"The Nose," makes its overdue Met debut in a dazzling production.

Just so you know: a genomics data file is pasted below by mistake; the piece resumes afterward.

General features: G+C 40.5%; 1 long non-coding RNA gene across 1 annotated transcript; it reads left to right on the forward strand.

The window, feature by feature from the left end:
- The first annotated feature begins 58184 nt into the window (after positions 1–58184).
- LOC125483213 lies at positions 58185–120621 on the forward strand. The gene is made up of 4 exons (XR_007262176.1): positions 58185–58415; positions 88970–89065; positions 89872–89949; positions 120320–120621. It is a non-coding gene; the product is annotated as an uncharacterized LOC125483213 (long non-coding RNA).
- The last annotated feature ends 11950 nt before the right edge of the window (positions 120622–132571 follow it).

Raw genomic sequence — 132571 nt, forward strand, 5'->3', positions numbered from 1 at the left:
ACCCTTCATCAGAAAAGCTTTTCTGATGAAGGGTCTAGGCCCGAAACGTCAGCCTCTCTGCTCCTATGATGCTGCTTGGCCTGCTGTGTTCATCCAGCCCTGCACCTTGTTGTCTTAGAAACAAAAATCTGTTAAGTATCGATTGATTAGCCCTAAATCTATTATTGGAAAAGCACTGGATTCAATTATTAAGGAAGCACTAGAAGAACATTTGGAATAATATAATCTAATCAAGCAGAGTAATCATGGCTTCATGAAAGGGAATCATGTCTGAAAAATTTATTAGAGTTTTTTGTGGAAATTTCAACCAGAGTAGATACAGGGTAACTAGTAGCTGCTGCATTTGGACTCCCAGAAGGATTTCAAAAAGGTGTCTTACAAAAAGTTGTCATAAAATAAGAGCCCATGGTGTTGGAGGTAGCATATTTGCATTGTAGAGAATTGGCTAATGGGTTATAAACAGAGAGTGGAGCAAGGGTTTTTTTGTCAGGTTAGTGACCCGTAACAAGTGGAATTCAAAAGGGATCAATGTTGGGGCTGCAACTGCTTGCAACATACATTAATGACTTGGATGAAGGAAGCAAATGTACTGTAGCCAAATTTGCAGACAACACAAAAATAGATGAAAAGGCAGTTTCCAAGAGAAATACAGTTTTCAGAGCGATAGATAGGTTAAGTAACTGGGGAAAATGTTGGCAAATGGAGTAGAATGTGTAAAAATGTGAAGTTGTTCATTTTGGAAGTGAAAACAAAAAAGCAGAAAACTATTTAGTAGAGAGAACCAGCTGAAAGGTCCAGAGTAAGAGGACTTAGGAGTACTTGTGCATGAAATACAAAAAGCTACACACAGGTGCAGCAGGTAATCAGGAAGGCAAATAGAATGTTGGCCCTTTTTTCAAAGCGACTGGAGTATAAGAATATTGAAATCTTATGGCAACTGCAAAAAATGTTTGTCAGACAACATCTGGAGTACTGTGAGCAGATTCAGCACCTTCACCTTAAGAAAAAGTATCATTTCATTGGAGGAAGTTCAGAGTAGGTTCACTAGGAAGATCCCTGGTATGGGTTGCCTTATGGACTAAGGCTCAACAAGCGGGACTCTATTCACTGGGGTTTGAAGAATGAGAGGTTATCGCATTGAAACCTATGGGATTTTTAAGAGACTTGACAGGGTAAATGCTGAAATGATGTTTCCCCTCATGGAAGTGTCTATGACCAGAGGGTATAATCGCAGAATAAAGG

Dmitri Shostakovich’s 1930 satiric opera, “The Nose,” makes its overdue Met debut in a dazzling production by South African artist William Kentridge that was worth the 80-year wait. Filling the huge Met stage with elaborate animated projections inspired by Constructivist propaganda (with a nod to Meyerhold, Eisenstein and Vertov) the director effectively sends us hurtling back to the era of the opera’s premiere. Intricately wedding his propulsive visuals to Shostakovich’s playful, cacophonous score, Kentridge evokes that heady decade after the Russian Revolution when that country was exploding with a newfound artistic freedom that would prove all too short-lived.Shostakovich’s first opera is a satiric, absurdist work based on a Gogol story that anticipates the world of Kafka. Kovalyov, a Collegiate Assessor, awakens one morning to find his nose missing. Inadvertently shaved off by Kovalyov’s barber, it takes on a life of its own, rising in station above Kovalyov himself in the strict class strata of 1830s St. Petersburg. After a series of humiliations at the hands his own nose and the society that surrounds him, Kovalyov is finally able to track down the AWOL schnoz, reattach it, and resume a more-or-less normal life. Shostakovich accompanies this phantasmagorical tale with a complex score that is by turns jocular, assaultive and poignant. Although the opera overstays its welcome a bit — it is here performed not in the original three acts, but as one long two-hour show with no break — there is never a sense of dullness. Shostakovich consistently engages his audience, and Kentridge — currently the subject of an ex- hibition at the Museum of Modern Art — enhances that engagement. His production fairly bursts off the stage, delighting the eye with an incessantly allusive flow of projected images, including animated silhouettes and found footage from the early days of the Soviet Union. Kentridge largely eschews the use of the Met’s seat-back titling system, preferring instead to project the somewhat spare translation onto various parts of the stage — sometimes as subtitles in foreign-film style, sometimes as graphic intertitles reminiscent of silent movies. By setting the action not in Gogol’s time, but in a stylized version of the 1920s, Kentridge makes giddy, glorious use of the always-fresh Constructivist aesthetic, which was at its peak at the time Shostakovich was composing this opera. Sabine Theunissen collaborated with Kentridge on the arresting sets; Greta Goiris created the deliriously exaggerated 1920s costumes. Shostakovich utilizes a chamber orchestra for this piece; conductor Valery Gergiev succeeds in making it sound Met-sized while still preserving the consistent comic tone. There are no less than 78 individual singing parts in this opera, many of which are doubled and tripled by a finely tuned cast of singing actors. Baritone Paulo Szot, the Tony-winning Emile de Becque of Lincoln Center’s “South Pacific” revival, makes his Met debut in the leading role of Kovalyov. His handsome, burnished voice does not always easily fill the Met’s vast space, but he succeeds in delivering a compelling, multifaceted serio-comic performance. In the much smaller but telling roles of the Police Inspector and the Nose itself, Andrei Popov and Gordon Gietz — also making Met debuts — wield their piercing high-tenor voices strongly. Others standouts in the cast include soprano Erin Morley, who is given the few truly beautiful passages of the score; and mezzos Theodora Hanslowe and Barbara Dever. This production is a fine example of the Met working at peak form. But its overriding brilliance belongs to Kentridge, who will undoubtedly be making his mark in opera for years to come.